Seasonal Affective Disorder (otherwise known as SAD) is a form of depression that typically occurs each year around the time when the seasons’ transition. A lot of this is because of the shorter hours of sunlight, which can lead to a hormonal imbalance. This is extremely common in the fall months, and lots of people are finding that their sleep habits are being affected by SAD.
How SAD can affect your sleep
A few of the common symptoms of SAD include mood swings, anxiety, sadness, decreased interest in activities, and social withdrawal. SAD can also affect your sleep in many ways as reduced sunlight can disrupt your biological clock, which in turn can affect your sleep cycle. Many SAD patients find themselves experiencing insomnia or restless nights, or they are sleeping for longer than normal. This can also affect how you function during the daytime and can lead to difficulty concentrating, feeling sluggish or tired, and having low energy.
How SAD patients can get a better sleep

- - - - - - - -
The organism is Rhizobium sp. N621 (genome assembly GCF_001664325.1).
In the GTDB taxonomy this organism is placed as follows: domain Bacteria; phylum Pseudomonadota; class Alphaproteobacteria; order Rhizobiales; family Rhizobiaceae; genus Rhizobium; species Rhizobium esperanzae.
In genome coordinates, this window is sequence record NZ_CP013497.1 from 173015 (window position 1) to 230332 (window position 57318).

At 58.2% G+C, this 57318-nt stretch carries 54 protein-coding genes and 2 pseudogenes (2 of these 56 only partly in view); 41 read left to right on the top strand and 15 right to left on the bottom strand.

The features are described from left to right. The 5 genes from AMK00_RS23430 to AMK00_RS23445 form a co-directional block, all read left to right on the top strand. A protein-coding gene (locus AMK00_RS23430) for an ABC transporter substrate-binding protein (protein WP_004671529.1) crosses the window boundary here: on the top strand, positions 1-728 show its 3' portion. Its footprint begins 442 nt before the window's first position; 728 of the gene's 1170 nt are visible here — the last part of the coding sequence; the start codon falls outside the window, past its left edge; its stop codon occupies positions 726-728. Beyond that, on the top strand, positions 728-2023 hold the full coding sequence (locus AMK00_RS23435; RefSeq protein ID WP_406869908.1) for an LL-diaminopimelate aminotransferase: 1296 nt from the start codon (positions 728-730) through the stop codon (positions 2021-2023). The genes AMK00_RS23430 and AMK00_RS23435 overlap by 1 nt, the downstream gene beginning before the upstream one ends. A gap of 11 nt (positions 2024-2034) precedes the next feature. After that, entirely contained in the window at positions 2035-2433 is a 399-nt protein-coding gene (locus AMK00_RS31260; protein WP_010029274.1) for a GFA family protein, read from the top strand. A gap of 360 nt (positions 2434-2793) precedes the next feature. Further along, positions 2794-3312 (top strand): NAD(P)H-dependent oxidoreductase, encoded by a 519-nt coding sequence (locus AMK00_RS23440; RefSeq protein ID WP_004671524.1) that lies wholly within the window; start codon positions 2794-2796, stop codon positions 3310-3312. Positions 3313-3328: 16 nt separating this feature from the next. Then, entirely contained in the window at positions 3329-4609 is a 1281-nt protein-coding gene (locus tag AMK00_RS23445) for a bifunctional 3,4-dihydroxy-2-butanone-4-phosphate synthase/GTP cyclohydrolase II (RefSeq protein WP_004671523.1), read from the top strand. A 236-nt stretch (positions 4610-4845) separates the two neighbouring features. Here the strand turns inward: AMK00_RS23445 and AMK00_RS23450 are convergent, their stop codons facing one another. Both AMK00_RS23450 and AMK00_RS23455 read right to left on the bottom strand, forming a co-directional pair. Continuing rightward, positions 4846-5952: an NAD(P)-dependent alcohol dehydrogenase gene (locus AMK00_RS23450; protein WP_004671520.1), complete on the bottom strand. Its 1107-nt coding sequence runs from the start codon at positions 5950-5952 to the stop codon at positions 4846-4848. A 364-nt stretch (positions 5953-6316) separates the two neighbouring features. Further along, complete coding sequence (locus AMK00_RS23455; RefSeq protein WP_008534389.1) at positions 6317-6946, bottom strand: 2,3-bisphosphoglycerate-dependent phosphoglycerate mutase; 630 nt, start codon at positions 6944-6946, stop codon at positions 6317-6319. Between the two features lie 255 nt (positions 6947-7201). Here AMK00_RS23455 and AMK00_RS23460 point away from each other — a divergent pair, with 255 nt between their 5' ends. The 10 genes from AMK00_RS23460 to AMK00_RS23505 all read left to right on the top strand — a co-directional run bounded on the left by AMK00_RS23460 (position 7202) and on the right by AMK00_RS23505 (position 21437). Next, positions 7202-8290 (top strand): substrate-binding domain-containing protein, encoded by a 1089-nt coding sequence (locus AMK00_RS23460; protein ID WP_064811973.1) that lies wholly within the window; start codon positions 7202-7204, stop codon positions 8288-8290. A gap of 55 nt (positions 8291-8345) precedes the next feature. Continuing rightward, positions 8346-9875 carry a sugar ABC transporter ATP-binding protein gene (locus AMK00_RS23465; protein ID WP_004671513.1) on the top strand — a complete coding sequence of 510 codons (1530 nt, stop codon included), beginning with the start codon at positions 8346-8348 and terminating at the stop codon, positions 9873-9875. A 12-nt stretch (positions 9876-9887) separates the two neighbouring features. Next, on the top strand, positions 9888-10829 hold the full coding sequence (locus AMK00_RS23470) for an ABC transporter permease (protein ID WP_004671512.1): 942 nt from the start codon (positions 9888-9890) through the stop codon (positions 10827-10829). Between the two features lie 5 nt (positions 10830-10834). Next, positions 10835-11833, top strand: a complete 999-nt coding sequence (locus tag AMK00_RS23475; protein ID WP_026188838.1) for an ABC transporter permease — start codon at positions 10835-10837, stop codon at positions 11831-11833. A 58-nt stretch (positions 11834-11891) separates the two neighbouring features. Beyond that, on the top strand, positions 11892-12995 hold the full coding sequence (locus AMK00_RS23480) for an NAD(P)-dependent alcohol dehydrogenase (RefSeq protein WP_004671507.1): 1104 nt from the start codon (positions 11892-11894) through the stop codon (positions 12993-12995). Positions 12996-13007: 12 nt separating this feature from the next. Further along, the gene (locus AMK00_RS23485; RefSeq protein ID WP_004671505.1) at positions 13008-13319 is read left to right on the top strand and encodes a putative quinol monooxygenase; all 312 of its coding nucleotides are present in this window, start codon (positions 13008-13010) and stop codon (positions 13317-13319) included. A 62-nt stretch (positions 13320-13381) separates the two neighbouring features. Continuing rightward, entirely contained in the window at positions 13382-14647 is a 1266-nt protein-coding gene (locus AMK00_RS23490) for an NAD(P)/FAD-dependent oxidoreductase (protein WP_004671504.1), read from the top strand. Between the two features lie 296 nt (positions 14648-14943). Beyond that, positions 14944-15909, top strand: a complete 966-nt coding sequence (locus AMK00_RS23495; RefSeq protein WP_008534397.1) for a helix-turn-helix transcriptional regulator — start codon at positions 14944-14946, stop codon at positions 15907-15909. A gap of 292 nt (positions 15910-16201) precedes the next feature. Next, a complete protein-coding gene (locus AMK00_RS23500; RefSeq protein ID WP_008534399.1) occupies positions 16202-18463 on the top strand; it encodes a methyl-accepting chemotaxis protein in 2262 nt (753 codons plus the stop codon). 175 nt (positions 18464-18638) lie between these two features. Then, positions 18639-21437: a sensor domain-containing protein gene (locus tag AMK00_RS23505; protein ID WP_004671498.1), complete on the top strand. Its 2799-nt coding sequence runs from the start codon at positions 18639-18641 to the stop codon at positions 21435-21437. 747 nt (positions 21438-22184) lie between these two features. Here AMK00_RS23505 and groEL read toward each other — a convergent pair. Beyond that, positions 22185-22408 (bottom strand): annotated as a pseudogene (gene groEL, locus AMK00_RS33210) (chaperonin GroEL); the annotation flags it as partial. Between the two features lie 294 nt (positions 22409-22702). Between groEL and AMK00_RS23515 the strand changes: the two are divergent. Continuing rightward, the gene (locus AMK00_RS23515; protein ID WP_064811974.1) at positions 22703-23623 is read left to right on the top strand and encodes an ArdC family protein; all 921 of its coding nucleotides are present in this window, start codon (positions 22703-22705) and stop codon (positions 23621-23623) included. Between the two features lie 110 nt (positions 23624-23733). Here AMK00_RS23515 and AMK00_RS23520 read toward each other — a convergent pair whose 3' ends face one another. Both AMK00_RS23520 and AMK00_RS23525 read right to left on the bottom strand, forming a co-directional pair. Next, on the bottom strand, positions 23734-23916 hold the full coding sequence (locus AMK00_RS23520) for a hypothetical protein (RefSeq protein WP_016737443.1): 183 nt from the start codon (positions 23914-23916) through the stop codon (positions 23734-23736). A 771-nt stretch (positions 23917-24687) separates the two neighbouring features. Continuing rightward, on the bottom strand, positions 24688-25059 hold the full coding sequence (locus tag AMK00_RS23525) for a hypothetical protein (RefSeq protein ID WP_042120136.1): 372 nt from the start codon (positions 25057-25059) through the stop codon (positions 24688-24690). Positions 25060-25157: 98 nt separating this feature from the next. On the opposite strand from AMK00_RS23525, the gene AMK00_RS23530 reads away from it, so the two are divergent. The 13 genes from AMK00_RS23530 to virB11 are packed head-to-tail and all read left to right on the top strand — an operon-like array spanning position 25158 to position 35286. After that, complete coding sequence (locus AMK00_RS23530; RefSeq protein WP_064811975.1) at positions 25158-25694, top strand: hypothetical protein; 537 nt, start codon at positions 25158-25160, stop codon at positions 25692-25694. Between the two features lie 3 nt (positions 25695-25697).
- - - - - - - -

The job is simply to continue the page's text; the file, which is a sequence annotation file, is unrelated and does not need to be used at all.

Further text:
If your SAD symptoms have reached the point where your mood is down for as much as several days, you have no motivation to do activities you normally enjoy, or your sleep patterns have changed drastically, then you should speak to your doctor for further treatment. They may recommend medication, cognitive behavioral therapy, or light therapy.
A few other ways that you can get better sleep without medical intervention include maintaining the practice of good sleeping habits; stick to the same bedtime, keep your bedroom an inviting place to sleep, and limit the use of technology before bedtime. You can also try taking melatonin before bedtime to help reset your sleep cycle. Keeping up with good habits during the daytime, including a healthy diet and exercise, can also be helpful.
Finally, get outside! Go for a walk in the daytime before it gets dark. Getting in some sunlight can be extremely beneficial to your internal clock.